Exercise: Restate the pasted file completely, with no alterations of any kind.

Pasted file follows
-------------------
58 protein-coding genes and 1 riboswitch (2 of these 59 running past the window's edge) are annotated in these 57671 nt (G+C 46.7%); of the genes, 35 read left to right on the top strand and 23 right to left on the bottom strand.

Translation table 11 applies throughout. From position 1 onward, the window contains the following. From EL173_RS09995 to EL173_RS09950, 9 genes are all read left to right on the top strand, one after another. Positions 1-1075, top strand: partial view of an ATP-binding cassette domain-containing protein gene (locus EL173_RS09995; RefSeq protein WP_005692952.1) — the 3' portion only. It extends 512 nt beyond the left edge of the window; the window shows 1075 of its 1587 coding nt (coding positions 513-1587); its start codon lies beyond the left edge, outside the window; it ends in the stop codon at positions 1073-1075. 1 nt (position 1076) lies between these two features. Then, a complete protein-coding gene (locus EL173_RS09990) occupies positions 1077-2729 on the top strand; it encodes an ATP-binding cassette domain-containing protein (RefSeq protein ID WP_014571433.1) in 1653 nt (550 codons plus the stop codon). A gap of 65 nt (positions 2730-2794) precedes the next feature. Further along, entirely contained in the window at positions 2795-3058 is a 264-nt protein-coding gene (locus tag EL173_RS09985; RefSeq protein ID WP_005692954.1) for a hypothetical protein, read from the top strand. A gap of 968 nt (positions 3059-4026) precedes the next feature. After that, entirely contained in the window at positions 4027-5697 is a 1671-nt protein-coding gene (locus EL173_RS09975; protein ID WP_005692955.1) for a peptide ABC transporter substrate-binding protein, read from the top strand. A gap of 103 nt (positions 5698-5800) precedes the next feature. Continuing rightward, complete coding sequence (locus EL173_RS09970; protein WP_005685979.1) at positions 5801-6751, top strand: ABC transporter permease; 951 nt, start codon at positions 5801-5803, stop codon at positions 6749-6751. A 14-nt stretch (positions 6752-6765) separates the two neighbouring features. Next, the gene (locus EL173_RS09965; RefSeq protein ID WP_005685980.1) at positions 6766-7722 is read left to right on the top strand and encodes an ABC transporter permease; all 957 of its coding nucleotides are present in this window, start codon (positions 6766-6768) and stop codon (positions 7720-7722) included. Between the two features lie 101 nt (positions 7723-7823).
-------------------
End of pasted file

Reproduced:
58 protein-coding genes and 1 riboswitch (2 of these 59 running past the window's edge) are annotated in these 57671 nt (G+C 46.7%); of the genes, 35 read left to right on the top strand and 23 right to left on the bottom strand.

Translation table 11 applies throughout. From position 1 onward, the window contains the following. From EL173_RS09995 to EL173_RS09950, 9 genes are all read left to right on the top strand, one after another. Positions 1-1075, top strand: partial view of an ATP-binding cassette domain-containing protein gene (locus EL173_RS09995; RefSeq protein WP_005692952.1) — the 3' portion only. It extends 512 nt beyond the left edge of the window; the window shows 1075 of its 1587 coding nt (coding positions 513-1587); its start codon lies beyond the left edge, outside the window; it ends in the stop codon at positions 1073-1075. 1 nt (position 1076) lies between these two features. Then, a complete protein-coding gene (locus EL173_RS09990) occupies positions 1077-2729 on the top strand; it encodes an ATP-binding cassette domain-containing protein (RefSeq protein ID WP_014571433.1) in 1653 nt (550 codons plus the stop codon). A gap of 65 nt (positions 2730-2794) precedes the next feature. Further along, entirely contained in the window at positions 2795-3058 is a 264-nt protein-coding gene (locus tag EL173_RS09985; RefSeq protein ID WP_005692954.1) for a hypothetical protein, read from the top strand. A gap of 968 nt (positions 3059-4026) precedes the next feature. After that, entirely contained in the window at positions 4027-5697 is a 1671-nt protein-coding gene (locus EL173_RS09975; protein ID WP_005692955.1) for a peptide ABC transporter substrate-binding protein, read from the top strand. A gap of 103 nt (positions 5698-5800) precedes the next feature. Continuing rightward, complete coding sequence (locus EL173_RS09970; protein WP_005685979.1) at positions 5801-6751, top strand: ABC transporter permease; 951 nt, start codon at positions 5801-5803, stop codon at positions 6749-6751. A 14-nt stretch (positions 6752-6765) separates the two neighbouring features. Next, the gene (locus EL173_RS09965; RefSeq protein ID WP_005685980.1) at positions 6766-7722 is read left to right on the top strand and encodes an ABC transporter permease; all 957 of its coding nucleotides are present in this window, start codon (positions 6766-6768) and stop codon (positions 7720-7722) included. Between the two features lie 101 nt (positions 7723-7823).